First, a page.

Lukasz Fabianski

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Premier League Preview: West Ham v. Crystal Palace

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  • Top ten battle at this point in the season
  • West Ham is unbeaten in PL action since opening day defeat to Man City
  • Crystal Palace without captain Luka Milivojevic due to yellow-card accumulation

Matchweek 8 in the Premier League continues with a top-ten matchup as West Ham welcomes London-rival Crystal Palace to the London Stadium on Saturday afternoon (Watch live, 12:30 p.m. ET on NBC and NBCSports.com).

Since its 5-0 beatdown by Manchester City on opening day, West Ham has been one of the Premier League’s most consistent sides in league action. It’s won three matches and drawn three, as Manuel Pellegrini‘s side has managed pretty well without Marko Arnautovic. Declan Rice and new signing Sebastian Haller have been very good, and West Ham has ground out some big results.

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Crystal Palace meanwhile is tied with Chelsea and Tottenham for its place in the table, and Wilfried Zaha and Gary Cahill have been as good as advertised for Roy Hodgson‘s side. However, it’s an added test for them without Milivojevic this weekend.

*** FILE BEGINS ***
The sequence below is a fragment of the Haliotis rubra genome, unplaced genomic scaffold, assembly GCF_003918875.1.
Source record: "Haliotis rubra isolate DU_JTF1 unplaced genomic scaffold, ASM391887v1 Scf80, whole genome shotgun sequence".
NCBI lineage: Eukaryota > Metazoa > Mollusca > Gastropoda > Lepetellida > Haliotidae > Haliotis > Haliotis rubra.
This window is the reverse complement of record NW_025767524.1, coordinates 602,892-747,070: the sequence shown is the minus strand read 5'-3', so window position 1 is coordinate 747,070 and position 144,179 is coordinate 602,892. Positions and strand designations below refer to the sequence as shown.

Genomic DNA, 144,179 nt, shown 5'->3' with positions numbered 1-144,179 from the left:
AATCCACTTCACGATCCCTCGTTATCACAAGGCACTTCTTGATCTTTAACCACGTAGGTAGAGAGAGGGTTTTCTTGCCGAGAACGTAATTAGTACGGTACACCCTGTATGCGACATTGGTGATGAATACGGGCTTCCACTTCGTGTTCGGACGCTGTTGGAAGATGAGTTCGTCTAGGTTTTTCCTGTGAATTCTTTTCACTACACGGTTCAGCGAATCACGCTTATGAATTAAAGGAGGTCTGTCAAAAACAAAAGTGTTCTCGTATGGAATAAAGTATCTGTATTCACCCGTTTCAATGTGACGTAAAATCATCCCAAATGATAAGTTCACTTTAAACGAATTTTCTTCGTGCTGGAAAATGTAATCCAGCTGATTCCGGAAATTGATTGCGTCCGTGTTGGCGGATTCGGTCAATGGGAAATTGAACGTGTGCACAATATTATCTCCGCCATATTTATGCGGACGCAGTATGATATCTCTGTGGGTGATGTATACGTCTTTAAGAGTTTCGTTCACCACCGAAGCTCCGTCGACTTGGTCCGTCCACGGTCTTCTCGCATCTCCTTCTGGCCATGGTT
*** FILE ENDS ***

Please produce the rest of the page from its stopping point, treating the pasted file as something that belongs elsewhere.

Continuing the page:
Injuries/suspensions

West Ham: OUT – Lukasz Fabianski (thigh), Winston Reid (knee), Michail Antonio (hamstring). RETURNING – Jack Wilshere, Manuel Lanzini

Crystal Palace: OUT – Luka Milivojevic (yellow cards), Momadou Sakho (muscle)


Projected lineups

West Ham: Roberto – Fredricks, Diop, Ogbonna, Cresswell – Rice, Noble – Anderson, Lanzini, Yarmolenko – Haller.

Crystal Palace: Guaita – J. Ward, Cahill, Kelly, Van Aanholt Evans, Soyuncu, Chilwell – Kouyate, Meyer, McArthur – Zaha, Ayew, Schlupp


What they’re saying

Manuel Lanzini on his time at West Ham: “I’ve scored some good goals against Palace. I hope I’m going to score more goals. “I think it will be a very hard and difficult game. They are playing well, and they have some very good players, so we will need to work hard and keep playing in the way we have been; with the same spirit. We need to take the three points to continue our good start.”

Crystal Palace manager Roy Hodgson on Zaha’s early-season form: “At the start of the season, the first two games really, he wasn’t perhaps the Wilf we know and love but since that time he has been the Wilf that we know and love. Like I’ve said right the way through, like Steve [Parish] has said right the way through, he’s a player we need. To his credit, he’s focused on one thing and one thing only and that is helping Crystal Palace.